December 28, 2012
As with any all-electric vehicle, turning on the climate control affects your vehicle’s range. When the range read an unrealistic 181 km to empty, turning on the fan dropped the range by about 12 km. When the distance to empty was at a more realistic 90 km, it only dropped 7 km when I turned on the fan. Unlike the Mitsubishi i-MiEV, the air conditioning only dropped the range by a few more km, whereas the Mitsubishi saw a more significant drop in range due to the operation of A/C. On the flip side, the range reduction with just the fan on in the i-MiEV was less than in the Leaf.
2012 Nissan Leaf SL. Click image to enlarge
To help dispel owners’ range anxiety, or assist with route planning, the navigation screen has a cool feature that shows a Range Map that consists of a circle radiating out from your current location showing you how far you can drive on your current charge. The navigation system also features a list of the nearest quick-charging stations and, with the touch of a button, allows you to program a route to them.
As I mentioned earlier, Nissan has done a good job of making the Leaf look and act like a normal compact car. However, that is not to say it doesn’t have its own distinctive looks. The overall shape has fluid, futuristic look that many consider cute. For me, the bulbous front headlights that stick several centimetres above the hood line are a bit too much and seem out of place. The rear end design is attractive and is complemented by a rear spoiler on our SL-trimmed test car; it features a photovoltaic solar panel that supports charging of the 12-volt battery for the various car accessories. The headlights are LED, and by this I do not mean they feature LED strips that are all the rage in automotive design today, but rather the actual headlight illumination is produced by LED lights.
Inside, the Leaf offers good sightlines all around and features comfortable enough seats that lack a bit of support. Those familiar with my reviews know how much I dislike driving vehicles without a telescopic steering wheel and unfortunately the Leaf omits this feature. Although this did make my driving position a bit odd, the compromise was not as bad as in other vehicles I have driven missing this option. The rest of the interior consists of hard plastic materials everywhere, but much like the Chevrolet Volt, Nissan does a good job of making them seem more expensive than they really are. Also like the Volt, the radio and HVAC controls look either space age or high-end kitchen appliance, depending on your point of view.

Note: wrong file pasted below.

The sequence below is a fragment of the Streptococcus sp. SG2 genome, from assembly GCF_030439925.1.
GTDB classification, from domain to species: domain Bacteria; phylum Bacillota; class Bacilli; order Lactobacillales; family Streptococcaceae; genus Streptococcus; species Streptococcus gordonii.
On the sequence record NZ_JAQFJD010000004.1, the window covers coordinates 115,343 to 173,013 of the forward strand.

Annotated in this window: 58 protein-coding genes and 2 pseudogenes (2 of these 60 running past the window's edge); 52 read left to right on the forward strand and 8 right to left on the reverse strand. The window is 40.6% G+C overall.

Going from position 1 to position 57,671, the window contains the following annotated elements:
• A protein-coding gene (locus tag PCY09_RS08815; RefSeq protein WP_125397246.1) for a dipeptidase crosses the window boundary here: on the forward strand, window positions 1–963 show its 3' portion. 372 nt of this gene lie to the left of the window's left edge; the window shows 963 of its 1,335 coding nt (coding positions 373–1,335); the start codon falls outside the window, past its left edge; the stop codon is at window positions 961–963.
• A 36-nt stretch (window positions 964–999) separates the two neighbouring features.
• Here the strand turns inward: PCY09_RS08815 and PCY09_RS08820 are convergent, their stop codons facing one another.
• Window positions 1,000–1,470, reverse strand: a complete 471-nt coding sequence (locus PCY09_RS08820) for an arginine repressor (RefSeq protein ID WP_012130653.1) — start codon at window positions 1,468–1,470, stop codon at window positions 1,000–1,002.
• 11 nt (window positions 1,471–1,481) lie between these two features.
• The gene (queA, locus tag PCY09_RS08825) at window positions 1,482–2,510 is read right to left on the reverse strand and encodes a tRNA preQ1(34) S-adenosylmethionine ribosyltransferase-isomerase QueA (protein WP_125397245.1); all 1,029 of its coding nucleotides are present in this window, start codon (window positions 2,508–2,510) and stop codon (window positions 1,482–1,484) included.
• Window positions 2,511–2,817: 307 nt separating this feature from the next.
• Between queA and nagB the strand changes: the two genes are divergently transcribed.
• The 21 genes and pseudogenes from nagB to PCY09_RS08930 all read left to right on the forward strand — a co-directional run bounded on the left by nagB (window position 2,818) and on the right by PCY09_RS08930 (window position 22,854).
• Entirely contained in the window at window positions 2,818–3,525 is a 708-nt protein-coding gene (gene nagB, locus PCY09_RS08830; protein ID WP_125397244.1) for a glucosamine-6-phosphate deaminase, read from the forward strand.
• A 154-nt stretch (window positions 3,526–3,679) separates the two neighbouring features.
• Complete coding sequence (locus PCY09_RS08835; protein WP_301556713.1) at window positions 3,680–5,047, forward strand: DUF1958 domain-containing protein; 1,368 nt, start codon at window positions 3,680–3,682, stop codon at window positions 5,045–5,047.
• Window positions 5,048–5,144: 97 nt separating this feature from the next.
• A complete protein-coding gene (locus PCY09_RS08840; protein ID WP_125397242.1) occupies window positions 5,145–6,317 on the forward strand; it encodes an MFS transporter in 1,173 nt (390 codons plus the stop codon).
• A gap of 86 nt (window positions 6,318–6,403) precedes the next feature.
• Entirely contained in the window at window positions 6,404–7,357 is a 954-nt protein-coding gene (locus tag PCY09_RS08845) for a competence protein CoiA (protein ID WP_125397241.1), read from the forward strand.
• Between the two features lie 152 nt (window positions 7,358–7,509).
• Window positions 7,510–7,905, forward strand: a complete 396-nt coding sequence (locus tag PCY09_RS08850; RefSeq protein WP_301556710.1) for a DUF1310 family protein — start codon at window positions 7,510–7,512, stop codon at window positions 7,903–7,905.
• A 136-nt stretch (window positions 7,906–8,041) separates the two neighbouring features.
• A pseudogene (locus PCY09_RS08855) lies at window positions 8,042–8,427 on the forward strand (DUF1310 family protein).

The actual sound from the stereo system is decent and clear. The rear seats do fold down, but the resulting load floor is not flat as there is a battery hump right behind them breaking up the space between the cargo area and the rear seats. All Nissan Leafs (Leaves?) come standard with auto climate control, keyless entry, push-button start, navigation, stereo with satellite radio, and Bluetooth. Our SL-equipped car added fog lights, a RearView Monitor4 (back-up camera), the photovoltaic solar panel in the rear spoiler, automatic on/off headlights, HomeLink Universal Transceiver, and a cargo cover.
At $40,030, it is hard to swallow the Nissan Leaf’s price tag with or without government kickbacks if you look at it based on purely economic value. However, there are several other good reasons to purchase the Leaf, such as investing in future technologies, relieving yourself from a dependency on gasoline or helping to improve the air quality in your neighborhood. No matter what your stance is on the Leaf and its price, it is a solid first effort from Nissan. As with any new technology, subsequent generations should take care of the Leaf’s current shortcomings. Look how far Toyota has come with the Prius over the past dozen or so years. If Nissan can duplicate this development path with the Leaf, we may start seeing electric cars as a normal sight on our roads in the near future; the same way hybrids are everywhere today.
Pricing: 2012 Nissan Leaf SL